But despite their similarities and as televisions are sizeable investments, knowing what you want from your television is essential to buying the right model. With the more simple characteristics of the available televisions seeming to be so alike, which set is the best for you?

Liquid Crystal Display (LCD) televisions have back lamps behind the screen which shine white light through millions of coloured liquid crystals to create a black and coloured picture. LCD TVs are perfect for the smaller to average sized screens (typically up to 32 inches) as the technology really suits the display, with images appearing sharper and clearer. It is only recently that the LCD TV has expanded beyond the 32-inch option with many manufacturers now providing models over 40 inches.

As well as using less energy than the plasma TV, the LCD also produces less glare and is therefore more suited to natural daylight conditions meaning the need to close the curtains to hide your early-evening soaps from the late afternoon sun is greatly reduced.

Light Emitting Diode (LED) televisions work very much the same way as the more common LCD option. The LED TV is relatively new to the market in comparison to the plasma and LCD, however it has gained a fast following for its energy efficiency and size. An LED TV can be much slimmer than the standard LCD or plasma TV due to its backlight structure that separates it from the crowd. Traditionally, televisions had large back lamps used to light the screen, LED televisions offer two alternatives:

1. The back lamps which usually feature are substituted for lots of tiny LED lights

2. The back lamp format is removed completely and small LED lights are used around the sides of the screen, creating what is called an Edge LED TV.

Although many buyers are opting for LCD or LED televisions, the plasma TV remains an old favourite. The plasma TV works as mini fluorescent tubes are lit by a stream of ultra-violet light which hits various dots of colour to create an image. This process takes place between two pieces of glass, which causes the infamous plasma TV glare.

Sleek and stylish, Panasonic are considered the authority on this type of HDTV but plenty of other manufacturers still produce this breed of box, as well as concentrating on LCD and LED alternatives.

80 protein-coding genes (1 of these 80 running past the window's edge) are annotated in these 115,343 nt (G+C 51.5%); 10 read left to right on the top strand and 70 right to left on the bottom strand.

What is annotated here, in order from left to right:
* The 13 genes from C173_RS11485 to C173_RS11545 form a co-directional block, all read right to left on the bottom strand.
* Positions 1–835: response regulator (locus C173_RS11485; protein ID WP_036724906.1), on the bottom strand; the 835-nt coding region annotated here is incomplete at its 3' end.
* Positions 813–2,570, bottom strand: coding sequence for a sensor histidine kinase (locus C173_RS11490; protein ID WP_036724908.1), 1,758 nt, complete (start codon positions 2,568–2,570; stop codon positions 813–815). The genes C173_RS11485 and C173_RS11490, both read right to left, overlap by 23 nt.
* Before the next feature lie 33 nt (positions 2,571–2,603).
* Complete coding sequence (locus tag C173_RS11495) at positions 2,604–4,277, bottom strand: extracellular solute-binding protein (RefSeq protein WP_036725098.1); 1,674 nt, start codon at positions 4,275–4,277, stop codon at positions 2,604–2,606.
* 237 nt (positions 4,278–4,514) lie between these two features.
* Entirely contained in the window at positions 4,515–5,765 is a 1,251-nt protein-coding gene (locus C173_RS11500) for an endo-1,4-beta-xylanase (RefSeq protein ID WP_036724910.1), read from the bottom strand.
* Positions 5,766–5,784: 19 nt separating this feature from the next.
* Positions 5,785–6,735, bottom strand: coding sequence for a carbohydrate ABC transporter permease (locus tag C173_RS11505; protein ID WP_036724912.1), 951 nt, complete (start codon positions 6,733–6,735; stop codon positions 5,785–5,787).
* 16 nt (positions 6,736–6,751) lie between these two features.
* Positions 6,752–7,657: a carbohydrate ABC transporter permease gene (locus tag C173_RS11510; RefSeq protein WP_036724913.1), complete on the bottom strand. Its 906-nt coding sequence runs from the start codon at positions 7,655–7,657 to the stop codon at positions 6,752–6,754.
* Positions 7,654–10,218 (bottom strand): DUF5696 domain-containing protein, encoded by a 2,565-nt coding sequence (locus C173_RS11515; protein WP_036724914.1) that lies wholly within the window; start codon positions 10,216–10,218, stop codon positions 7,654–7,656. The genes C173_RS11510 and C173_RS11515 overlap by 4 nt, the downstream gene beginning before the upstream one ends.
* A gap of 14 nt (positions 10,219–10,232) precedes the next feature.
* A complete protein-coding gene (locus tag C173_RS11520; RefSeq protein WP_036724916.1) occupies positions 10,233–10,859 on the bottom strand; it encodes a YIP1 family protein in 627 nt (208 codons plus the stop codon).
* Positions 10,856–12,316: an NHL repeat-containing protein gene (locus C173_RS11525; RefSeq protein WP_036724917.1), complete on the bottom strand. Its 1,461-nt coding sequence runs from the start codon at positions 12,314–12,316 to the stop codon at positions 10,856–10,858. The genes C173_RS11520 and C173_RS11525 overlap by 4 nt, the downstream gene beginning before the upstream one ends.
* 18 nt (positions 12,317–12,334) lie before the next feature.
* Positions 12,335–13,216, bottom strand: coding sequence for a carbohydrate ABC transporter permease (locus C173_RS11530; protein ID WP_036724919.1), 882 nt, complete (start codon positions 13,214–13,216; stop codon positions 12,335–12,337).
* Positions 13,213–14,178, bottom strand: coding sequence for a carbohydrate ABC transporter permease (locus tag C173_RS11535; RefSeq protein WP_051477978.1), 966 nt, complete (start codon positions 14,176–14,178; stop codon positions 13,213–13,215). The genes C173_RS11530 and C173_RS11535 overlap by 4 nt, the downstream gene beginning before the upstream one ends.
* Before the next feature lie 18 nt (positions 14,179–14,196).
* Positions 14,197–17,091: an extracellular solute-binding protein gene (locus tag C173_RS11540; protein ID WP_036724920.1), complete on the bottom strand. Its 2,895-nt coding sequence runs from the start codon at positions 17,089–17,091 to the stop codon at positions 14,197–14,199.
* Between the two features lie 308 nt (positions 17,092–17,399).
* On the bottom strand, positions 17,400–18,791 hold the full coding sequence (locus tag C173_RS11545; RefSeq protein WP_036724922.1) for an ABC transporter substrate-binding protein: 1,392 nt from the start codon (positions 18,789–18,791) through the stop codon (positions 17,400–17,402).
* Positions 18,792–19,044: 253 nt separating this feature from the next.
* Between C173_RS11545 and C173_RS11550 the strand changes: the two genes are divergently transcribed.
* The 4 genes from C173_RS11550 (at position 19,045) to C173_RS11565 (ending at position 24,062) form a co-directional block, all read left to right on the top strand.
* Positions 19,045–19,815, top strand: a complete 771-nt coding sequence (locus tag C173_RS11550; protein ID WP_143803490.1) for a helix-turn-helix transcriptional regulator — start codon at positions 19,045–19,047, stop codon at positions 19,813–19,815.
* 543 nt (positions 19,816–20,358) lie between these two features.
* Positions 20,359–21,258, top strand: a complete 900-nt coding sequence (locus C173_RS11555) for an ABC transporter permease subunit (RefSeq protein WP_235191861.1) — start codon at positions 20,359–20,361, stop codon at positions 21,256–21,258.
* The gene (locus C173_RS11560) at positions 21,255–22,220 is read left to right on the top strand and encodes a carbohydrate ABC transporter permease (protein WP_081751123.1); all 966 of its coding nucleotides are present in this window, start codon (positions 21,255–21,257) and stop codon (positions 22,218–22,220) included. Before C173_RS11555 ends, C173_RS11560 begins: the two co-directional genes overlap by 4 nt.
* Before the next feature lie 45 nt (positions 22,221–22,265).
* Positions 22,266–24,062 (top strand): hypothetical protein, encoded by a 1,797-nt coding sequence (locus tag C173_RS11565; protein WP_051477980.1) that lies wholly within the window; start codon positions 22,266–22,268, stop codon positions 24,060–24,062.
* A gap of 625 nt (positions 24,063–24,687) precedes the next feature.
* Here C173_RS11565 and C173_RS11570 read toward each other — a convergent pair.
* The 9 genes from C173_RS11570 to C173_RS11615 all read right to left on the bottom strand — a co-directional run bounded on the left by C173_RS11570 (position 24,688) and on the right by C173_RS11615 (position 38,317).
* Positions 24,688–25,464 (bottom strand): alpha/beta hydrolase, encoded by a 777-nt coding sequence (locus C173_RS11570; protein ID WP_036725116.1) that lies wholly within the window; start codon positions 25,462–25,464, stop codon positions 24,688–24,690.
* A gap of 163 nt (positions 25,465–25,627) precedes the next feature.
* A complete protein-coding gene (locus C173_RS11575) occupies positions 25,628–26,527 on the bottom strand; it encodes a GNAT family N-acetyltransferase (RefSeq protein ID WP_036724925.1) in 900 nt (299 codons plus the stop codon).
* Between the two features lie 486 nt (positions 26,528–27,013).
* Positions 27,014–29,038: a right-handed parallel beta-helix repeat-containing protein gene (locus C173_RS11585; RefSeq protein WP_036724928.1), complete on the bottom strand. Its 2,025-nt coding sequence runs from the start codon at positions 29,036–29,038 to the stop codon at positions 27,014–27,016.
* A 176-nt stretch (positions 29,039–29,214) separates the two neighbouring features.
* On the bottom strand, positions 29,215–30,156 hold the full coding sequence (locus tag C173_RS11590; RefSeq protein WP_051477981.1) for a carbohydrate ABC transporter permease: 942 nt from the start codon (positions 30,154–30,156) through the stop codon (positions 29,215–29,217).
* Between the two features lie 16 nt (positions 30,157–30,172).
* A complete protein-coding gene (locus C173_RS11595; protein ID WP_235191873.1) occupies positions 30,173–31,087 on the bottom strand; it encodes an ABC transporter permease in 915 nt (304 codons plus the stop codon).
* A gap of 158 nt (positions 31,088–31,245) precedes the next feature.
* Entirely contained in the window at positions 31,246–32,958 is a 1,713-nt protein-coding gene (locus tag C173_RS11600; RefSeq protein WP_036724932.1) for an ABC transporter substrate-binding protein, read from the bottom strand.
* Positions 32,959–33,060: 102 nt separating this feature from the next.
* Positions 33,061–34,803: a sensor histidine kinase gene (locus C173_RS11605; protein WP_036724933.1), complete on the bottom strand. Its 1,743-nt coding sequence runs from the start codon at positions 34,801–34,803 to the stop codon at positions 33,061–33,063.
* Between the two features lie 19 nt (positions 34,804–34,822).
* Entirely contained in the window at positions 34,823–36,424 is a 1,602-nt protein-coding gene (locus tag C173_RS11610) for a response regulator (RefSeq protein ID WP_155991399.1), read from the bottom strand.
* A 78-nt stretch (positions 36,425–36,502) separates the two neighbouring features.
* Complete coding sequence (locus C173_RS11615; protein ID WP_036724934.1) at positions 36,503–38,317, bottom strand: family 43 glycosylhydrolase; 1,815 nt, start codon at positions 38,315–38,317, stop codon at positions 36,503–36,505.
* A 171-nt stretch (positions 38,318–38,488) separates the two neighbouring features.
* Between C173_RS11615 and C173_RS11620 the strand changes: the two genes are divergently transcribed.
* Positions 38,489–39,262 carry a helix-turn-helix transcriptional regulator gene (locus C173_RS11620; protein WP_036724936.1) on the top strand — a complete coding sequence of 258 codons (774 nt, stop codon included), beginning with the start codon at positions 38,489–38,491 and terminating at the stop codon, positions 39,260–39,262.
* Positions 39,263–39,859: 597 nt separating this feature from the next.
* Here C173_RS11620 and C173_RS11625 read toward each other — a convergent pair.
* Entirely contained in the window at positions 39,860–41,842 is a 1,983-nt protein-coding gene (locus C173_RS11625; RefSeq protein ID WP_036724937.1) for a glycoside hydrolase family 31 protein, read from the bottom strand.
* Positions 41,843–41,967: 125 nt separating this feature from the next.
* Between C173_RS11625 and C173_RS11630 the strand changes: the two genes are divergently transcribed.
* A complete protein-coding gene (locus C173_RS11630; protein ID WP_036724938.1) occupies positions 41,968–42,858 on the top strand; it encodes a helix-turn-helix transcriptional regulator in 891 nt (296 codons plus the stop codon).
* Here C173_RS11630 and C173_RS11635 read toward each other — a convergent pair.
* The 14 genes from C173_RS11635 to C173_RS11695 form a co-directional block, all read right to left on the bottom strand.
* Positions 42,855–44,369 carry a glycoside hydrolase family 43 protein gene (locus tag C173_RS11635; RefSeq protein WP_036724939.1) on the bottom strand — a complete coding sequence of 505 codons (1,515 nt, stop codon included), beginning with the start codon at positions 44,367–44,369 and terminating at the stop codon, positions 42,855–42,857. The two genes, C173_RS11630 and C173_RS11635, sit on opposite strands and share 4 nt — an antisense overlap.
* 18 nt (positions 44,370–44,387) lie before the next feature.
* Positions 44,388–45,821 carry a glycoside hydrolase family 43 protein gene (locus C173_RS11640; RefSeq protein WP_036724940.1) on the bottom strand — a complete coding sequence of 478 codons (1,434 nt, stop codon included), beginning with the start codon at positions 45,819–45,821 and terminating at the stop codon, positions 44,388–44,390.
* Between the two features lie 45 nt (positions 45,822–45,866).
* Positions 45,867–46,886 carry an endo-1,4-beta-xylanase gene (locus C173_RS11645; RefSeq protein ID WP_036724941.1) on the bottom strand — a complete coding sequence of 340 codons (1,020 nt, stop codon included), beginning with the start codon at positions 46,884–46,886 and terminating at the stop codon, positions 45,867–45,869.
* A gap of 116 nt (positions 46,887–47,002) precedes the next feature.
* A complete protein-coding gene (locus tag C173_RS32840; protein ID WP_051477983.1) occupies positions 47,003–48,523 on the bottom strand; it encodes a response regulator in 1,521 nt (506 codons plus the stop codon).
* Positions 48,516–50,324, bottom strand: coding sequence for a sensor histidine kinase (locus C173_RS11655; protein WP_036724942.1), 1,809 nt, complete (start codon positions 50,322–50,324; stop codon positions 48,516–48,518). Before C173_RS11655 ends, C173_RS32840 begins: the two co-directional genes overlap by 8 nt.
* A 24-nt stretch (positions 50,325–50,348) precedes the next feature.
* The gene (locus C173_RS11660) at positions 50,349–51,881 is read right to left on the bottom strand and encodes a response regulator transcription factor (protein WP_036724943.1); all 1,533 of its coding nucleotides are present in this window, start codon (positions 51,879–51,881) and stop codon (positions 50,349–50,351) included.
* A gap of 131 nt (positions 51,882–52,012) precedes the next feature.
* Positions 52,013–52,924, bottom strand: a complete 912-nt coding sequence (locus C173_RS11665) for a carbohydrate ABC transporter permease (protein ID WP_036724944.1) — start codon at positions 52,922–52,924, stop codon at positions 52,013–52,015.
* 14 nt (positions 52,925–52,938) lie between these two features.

This is due to the fact that plasma TVs are able to produce deeper blacks and stronger colours as well as a quicker image response time in comparison to LCD and LED TVs. This also puts the plasma TV at an advantage for the next generation of home entertainment: 3DTV.

Blue lights below stoplights confuse drivers

Čtvrtek, Září 1st, 2011

Red, yellow, green – and blue? Blue lights are popping up on traffic lights all over Southwest Florida. Many residents have noticed the blue lights, but don’t know their purpose.

Many drivers have noticed the LED diving flashlight attached to stoplights, but don’t know their purpose.

“We noticed when the white lights turned blue and we guess maybe it was for color blindness,” said Lois Smith of Punta Gorda.

“Now that they are activated and on, we still don’t understand them,” said Dick Smith, Punta Gorda resident.

At the beginning of august blue led lights replaced white lights at 19 intersections - at a cost of close to $5,700.

Many drivers assumed one thing, Big Brother was watching.

“At first I thought it was a camera to take a photo of you if you run the red light,” said Penny Deutsch, Charlotte County resident.

The blue lights on traffic signals are not cameras. They are called confirmation lights. Law enforcement officers use the lights to determine which direction has a red light – to catch red light runners.

“I think it’s a good thing they should have them. People run red lights and I think it’s totally wrong,” said Ruby Ryan.

Ryan says the lights haven’t changed her driving habits.

“As long as you keep to the speed it’s okay,” said Ryan.

The blue lights are expected to last four years longer than the white bulbs. Officers say they are easier to see at night.

That means it will be easier to catch red light runners. The fine for running a red light is $259.

Shelters going green

Čtvrtek, Srpen 18th, 2011

Homeless shelters want to go green, but donors just don’t have that warm, fuzzy feeling they get from giving when they know the money is being spent on thermostats and insulation, according to shelter operators.

Shelters can help get more people off the streets if they are saving money because their buildings are more energy efficient, which makes shelters some of the best places to use “green” technologies.

The Ottawa Mission is trying to prove this through leading by example.

Over the past year, the 107-year-old shelter has saved thousands of dollars by becoming more environmentally conscious and it is poised to save another $25,000 next year thanks to even more green initiatives.

Often, philanthropy is focused on creating new beds in shelters or providing meals, but becoming more energy efficient is a means to that end, said Diane Morrison, executive director of the Ottawa Mission.

Putting new, better-insulated windows or a programmable thermostat can have an even bigger impact in the long term, she said.

“These are the hard things that when you ask donors, they don’t really think about that. They want to help people,” Morrison said. “So it’s easier to raise money for people to help people than to raise money for new windows, or insulation or a hot water heater. All of those things that are really needed here.”

The Mission recently replaced more than 100 of its 175 old, leaky windows with newer versions that seal in warmth and reduce the cost to heat the Waller Street building. Add that to other initiatives, such as an energy-efficient dishwasher that uses 50 per cent less electricity, reducing the amount of paper the mission uses and switching to LED diving flashlight, and the mission will cut its costs by an estimated $25,000 this year.